State-level charges like the ones filed by Manhattan district attorney Alvin Bragg or Ms Willis in Georgia are far trickier and would fall outside of any prospective presidential pardoning power were they to result in a conviction.

If he were to be convicted on state charges and win the 2024 vote, it would likely lead to a massive legal fight to determine whether there was a way for the former president to worm his way out of serving time.

If Mr Trump was unable to avoid that outcome, it would almost certainly lead to his impeachment (for a historic third time) or removal via the 25th Amendment.

There are many duties and trappings of the presidency that he would simply be unable to fulfil from a prison cell, the viewing of classified materials, to name just one.

Any potential conviction for Mr Trump is still a long way off and perhaps little more than a distant possibility.

But the conversations he has started with his bid for the presidency under such troubled circumstances have already pushed parts of theoretical US constitutional law into a much more real place than many experts ever believed they would live to see.

What has Trump said about the investigations?

The former president has, of course, reed bullish throughout all of this, the master of projection characterising the multiple investigations into his conduct as all part of one giant politically-motivated “hoax” or conspiracy, an attempt to “steal” the 2024 election from him by his many enemies.

He has also not shied away from insulting the prosecutors pursuing him and the judges presiding over his cases, even when he has been warned to hold his tongue and steer clear.

On 1 August 2023, for instance, Mr Trump called Mr Smith “deranged” and insisted the federal charges he had brought against him amounted to a “fake indictment”.

“The lawlessness of these persecutions of President Trump and his supporters is reminiscent of Nazi Germany in the 1930s, the former Soviet Union, and other authoritarian, dictatorial regimes,” a statement from his campaign read.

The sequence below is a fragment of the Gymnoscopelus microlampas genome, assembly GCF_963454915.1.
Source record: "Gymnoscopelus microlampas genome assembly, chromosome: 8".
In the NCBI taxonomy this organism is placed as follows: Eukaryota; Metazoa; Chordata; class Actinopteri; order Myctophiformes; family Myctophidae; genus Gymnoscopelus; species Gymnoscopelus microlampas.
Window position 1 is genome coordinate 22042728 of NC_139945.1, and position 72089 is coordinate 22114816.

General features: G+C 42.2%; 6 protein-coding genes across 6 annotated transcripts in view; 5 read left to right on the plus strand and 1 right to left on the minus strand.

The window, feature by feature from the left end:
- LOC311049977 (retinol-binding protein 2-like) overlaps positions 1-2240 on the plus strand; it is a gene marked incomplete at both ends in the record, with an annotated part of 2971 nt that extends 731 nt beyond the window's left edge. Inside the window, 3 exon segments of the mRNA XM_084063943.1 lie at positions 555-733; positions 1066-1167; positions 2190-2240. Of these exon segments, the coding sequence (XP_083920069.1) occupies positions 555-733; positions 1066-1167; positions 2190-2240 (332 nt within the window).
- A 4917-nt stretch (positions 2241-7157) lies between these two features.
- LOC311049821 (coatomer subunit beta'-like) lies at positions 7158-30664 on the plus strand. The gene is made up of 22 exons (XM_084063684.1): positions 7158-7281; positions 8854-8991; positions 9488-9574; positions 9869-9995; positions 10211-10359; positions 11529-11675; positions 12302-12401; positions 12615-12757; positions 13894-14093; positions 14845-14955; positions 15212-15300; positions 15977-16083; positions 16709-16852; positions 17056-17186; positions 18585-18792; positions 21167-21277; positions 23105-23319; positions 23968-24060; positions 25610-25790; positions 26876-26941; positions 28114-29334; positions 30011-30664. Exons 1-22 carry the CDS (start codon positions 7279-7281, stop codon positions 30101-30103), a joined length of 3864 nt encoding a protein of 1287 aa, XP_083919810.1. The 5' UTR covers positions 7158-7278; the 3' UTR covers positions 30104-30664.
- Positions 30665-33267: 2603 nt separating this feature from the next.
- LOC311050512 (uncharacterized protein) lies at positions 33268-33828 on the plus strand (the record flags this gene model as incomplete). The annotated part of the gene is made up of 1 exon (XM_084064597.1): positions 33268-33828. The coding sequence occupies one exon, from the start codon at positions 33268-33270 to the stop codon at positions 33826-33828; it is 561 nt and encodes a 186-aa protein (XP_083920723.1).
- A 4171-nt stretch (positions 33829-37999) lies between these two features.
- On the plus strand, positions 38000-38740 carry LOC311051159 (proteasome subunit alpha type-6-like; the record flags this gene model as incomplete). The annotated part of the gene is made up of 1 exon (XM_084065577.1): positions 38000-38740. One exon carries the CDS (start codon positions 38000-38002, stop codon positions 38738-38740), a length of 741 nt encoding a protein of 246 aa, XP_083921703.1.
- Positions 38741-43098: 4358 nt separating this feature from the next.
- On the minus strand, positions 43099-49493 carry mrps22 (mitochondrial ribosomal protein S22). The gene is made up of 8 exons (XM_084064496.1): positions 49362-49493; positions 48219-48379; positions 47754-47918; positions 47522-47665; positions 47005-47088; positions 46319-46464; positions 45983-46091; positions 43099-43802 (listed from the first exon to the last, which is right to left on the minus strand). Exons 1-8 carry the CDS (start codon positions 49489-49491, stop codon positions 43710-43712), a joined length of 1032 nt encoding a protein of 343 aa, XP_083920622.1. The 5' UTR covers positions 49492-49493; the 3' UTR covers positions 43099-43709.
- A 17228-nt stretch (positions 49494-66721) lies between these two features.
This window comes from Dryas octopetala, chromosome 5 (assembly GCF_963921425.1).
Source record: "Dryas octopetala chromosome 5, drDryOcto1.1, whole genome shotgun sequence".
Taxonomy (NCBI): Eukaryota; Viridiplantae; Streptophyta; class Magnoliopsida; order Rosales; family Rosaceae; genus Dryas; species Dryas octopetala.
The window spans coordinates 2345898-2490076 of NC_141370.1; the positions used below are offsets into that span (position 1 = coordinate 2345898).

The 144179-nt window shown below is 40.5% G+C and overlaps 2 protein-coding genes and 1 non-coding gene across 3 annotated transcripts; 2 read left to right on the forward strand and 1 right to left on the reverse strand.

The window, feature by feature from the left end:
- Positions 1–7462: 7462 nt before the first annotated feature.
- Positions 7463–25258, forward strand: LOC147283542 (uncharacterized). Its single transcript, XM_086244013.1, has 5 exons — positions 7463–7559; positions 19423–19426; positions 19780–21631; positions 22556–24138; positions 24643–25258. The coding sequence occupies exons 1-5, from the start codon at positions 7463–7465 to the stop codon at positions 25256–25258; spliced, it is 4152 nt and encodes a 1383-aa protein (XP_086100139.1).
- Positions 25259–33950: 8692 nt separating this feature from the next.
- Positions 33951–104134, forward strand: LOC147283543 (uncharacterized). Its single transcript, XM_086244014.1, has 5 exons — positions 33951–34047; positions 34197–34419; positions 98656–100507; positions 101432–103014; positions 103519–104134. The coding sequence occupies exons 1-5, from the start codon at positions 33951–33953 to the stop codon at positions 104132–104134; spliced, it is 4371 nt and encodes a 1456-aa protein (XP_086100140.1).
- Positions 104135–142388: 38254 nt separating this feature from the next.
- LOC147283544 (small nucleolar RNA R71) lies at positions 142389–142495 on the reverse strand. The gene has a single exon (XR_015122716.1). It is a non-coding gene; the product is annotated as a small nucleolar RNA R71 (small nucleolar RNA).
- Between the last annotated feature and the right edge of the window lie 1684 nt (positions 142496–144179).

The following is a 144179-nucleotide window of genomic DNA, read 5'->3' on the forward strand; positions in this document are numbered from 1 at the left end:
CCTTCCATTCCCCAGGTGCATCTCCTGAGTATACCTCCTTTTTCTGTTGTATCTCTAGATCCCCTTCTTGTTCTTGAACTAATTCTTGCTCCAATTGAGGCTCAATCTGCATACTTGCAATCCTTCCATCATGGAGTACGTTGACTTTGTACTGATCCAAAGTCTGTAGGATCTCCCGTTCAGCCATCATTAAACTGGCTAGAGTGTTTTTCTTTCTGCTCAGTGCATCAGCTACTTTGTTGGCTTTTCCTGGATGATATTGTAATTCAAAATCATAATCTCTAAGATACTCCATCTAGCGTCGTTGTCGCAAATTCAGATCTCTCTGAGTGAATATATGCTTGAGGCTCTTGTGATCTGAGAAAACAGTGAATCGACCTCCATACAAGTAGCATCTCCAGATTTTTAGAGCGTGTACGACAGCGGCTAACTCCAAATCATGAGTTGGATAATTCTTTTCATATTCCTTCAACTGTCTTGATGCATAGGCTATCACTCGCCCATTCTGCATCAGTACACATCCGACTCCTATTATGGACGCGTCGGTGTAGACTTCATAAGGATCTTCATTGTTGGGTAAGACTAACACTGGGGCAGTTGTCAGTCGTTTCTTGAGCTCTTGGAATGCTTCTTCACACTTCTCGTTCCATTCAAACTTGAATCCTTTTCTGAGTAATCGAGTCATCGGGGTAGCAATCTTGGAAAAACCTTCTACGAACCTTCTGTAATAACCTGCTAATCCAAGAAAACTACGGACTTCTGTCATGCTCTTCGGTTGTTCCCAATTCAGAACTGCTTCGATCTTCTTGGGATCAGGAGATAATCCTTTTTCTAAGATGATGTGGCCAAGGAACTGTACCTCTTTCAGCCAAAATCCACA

“President Trump has always followed the law and the Constitution with advice from many highly accomplished attorneys.”

Two days later, the former president left his arraignment hearing in DC after pleading not guilty to the 2020 election charges and told the press: “When you look at what’s happening this is a persecution of a political opponent.

“This was never supposed to happen in America. This is the persecution of the person that’s leading by very, very substantial numbers in the Republican primary and leading Joe Biden by a lot so if you can’t beat them you persecute them or prosecute ‘em.”

In response to the Georgia indictment, less than two weeks later, Mr Trump claimed it was “bogus”, saying it was a violation of his First Amendment rights, and he has since speculated on his Truth Social network that this bail being set at $200,000 was intended to prevent him from absconding to Russia.

This mix of conspiracy theories and personal attacks has persisted for the past year and, even with the imposition of gag orders in the civil fraud and hush money cases, looks set to continue.

This story was updated on 12 April 2024 to reflect new developments.